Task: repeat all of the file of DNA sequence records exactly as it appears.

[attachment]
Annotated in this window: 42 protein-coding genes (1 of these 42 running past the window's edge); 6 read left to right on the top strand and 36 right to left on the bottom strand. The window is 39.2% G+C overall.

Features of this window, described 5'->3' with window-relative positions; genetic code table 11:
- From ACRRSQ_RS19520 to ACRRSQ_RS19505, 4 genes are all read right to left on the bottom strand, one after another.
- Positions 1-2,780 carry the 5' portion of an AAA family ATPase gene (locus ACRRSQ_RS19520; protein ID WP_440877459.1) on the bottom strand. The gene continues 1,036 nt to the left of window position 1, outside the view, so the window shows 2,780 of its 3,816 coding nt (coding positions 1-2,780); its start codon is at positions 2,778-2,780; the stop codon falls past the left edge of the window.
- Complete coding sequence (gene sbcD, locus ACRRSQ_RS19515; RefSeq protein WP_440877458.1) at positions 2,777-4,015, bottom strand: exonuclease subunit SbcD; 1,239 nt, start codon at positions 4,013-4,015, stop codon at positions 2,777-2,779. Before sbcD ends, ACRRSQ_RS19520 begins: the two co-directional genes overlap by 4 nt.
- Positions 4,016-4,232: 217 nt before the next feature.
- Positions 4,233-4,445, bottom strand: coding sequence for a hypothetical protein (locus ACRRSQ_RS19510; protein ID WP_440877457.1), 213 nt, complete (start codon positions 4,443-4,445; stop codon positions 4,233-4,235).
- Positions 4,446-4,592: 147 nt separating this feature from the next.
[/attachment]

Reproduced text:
Annotated in this window: 42 protein-coding genes (1 of these 42 running past the window's edge); 6 read left to right on the top strand and 36 right to left on the bottom strand. The window is 39.2% G+C overall.

Features of this window, described 5'->3' with window-relative positions; genetic code table 11:
- From ACRRSQ_RS19520 to ACRRSQ_RS19505, 4 genes are all read right to left on the bottom strand, one after another.
- Positions 1-2,780 carry the 5' portion of an AAA family ATPase gene (locus ACRRSQ_RS19520; protein ID WP_440877459.1) on the bottom strand. The gene continues 1,036 nt to the left of window position 1, outside the view, so the window shows 2,780 of its 3,816 coding nt (coding positions 1-2,780); its start codon is at positions 2,778-2,780; the stop codon falls past the left edge of the window.
- Complete coding sequence (gene sbcD, locus ACRRSQ_RS19515; RefSeq protein WP_440877458.1) at positions 2,777-4,015, bottom strand: exonuclease subunit SbcD; 1,239 nt, start codon at positions 4,013-4,015, stop codon at positions 2,777-2,779. Before sbcD ends, ACRRSQ_RS19520 begins: the two co-directional genes overlap by 4 nt.
- Positions 4,016-4,232: 217 nt before the next feature.
- Positions 4,233-4,445, bottom strand: coding sequence for a hypothetical protein (locus ACRRSQ_RS19510; protein ID WP_440877457.1), 213 nt, complete (start codon positions 4,443-4,445; stop codon positions 4,233-4,235).
- Positions 4,446-4,592: 147 nt separating this feature from the next.